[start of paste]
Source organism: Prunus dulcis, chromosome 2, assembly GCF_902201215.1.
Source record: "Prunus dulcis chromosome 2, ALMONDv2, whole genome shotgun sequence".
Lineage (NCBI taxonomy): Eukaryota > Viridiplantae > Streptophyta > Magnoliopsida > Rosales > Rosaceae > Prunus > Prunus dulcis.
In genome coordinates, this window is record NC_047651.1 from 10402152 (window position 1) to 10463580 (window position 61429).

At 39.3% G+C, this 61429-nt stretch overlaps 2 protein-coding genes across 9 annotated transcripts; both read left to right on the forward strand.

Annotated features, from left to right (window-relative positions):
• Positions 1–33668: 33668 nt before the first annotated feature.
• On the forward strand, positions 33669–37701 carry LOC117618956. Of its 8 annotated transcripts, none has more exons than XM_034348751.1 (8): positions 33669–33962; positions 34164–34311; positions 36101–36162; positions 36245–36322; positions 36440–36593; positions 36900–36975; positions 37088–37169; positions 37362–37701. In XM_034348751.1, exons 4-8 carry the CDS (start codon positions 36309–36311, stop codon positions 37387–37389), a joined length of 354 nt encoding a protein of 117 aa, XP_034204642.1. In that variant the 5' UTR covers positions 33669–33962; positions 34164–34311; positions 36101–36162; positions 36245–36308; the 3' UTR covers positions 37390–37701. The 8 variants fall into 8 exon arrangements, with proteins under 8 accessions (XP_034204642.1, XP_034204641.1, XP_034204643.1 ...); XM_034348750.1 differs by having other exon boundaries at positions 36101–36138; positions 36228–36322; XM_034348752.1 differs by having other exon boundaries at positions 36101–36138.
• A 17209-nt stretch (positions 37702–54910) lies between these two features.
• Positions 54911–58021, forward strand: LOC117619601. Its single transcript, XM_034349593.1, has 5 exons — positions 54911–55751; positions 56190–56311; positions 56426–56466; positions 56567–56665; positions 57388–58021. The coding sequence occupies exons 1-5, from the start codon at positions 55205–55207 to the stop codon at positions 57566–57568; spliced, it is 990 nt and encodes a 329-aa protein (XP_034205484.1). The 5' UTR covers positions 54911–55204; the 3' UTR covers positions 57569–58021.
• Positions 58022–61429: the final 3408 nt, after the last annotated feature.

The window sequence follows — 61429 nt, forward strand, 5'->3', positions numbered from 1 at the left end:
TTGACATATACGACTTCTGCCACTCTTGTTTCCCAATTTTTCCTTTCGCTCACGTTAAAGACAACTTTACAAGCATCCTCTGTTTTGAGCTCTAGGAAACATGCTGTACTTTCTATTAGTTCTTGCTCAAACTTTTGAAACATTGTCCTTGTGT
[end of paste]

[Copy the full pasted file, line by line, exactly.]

Source organism: Prunus dulcis, chromosome 2, assembly GCF_902201215.1.
Source record: "Prunus dulcis chromosome 2, ALMONDv2, whole genome shotgun sequence".
Lineage (NCBI taxonomy): Eukaryota > Viridiplantae > Streptophyta > Magnoliopsida > Rosales > Rosaceae > Prunus > Prunus dulcis.
In genome coordinates, this window is record NC_047651.1 from 10402152 (window position 1) to 10463580 (window position 61429).

At 39.3% G+C, this 61429-nt stretch overlaps 2 protein-coding genes across 9 annotated transcripts; both read left to right on the forward strand.

Annotated features, from left to right (window-relative positions):
• Positions 1–33668: 33668 nt before the first annotated feature.
• On the forward strand, positions 33669–37701 carry LOC117618956. Of its 8 annotated transcripts, none has more exons than XM_034348751.1 (8): positions 33669–33962; positions 34164–34311; positions 36101–36162; positions 36245–36322; positions 36440–36593; positions 36900–36975; positions 37088–37169; positions 37362–37701. In XM_034348751.1, exons 4-8 carry the CDS (start codon positions 36309–36311, stop codon positions 37387–37389), a joined length of 354 nt encoding a protein of 117 aa, XP_034204642.1. In that variant the 5' UTR covers positions 33669–33962; positions 34164–34311; positions 36101–36162; positions 36245–36308; the 3' UTR covers positions 37390–37701. The 8 variants fall into 8 exon arrangements, with proteins under 8 accessions (XP_034204642.1, XP_034204641.1, XP_034204643.1 ...); XM_034348750.1 differs by having other exon boundaries at positions 36101–36138; positions 36228–36322; XM_034348752.1 differs by having other exon boundaries at positions 36101–36138.
• A 17209-nt stretch (positions 37702–54910) lies between these two features.
• Positions 54911–58021, forward strand: LOC117619601. Its single transcript, XM_034349593.1, has 5 exons — positions 54911–55751; positions 56190–56311; positions 56426–56466; positions 56567–56665; positions 57388–58021. The coding sequence occupies exons 1-5, from the start codon at positions 55205–55207 to the stop codon at positions 57566–57568; spliced, it is 990 nt and encodes a 329-aa protein (XP_034205484.1). The 5' UTR covers positions 54911–55204; the 3' UTR covers positions 57569–58021.
• Positions 58022–61429: the final 3408 nt, after the last annotated feature.

The window sequence follows — 61429 nt, forward strand, 5'->3', positions numbered from 1 at the left end:
TTGACATATACGACTTCTGCCACTCTTGTTTCCCAATTTTTCCTTTCGCTCACGTTAAAGACAACTTTACAAGCATCCTCTGTTTTGAGCTCTAGGAAACATGCTGTACTTTCTATTAGTTCTTGCTCAAACTTTTGAAACATTGTCCTTGTGT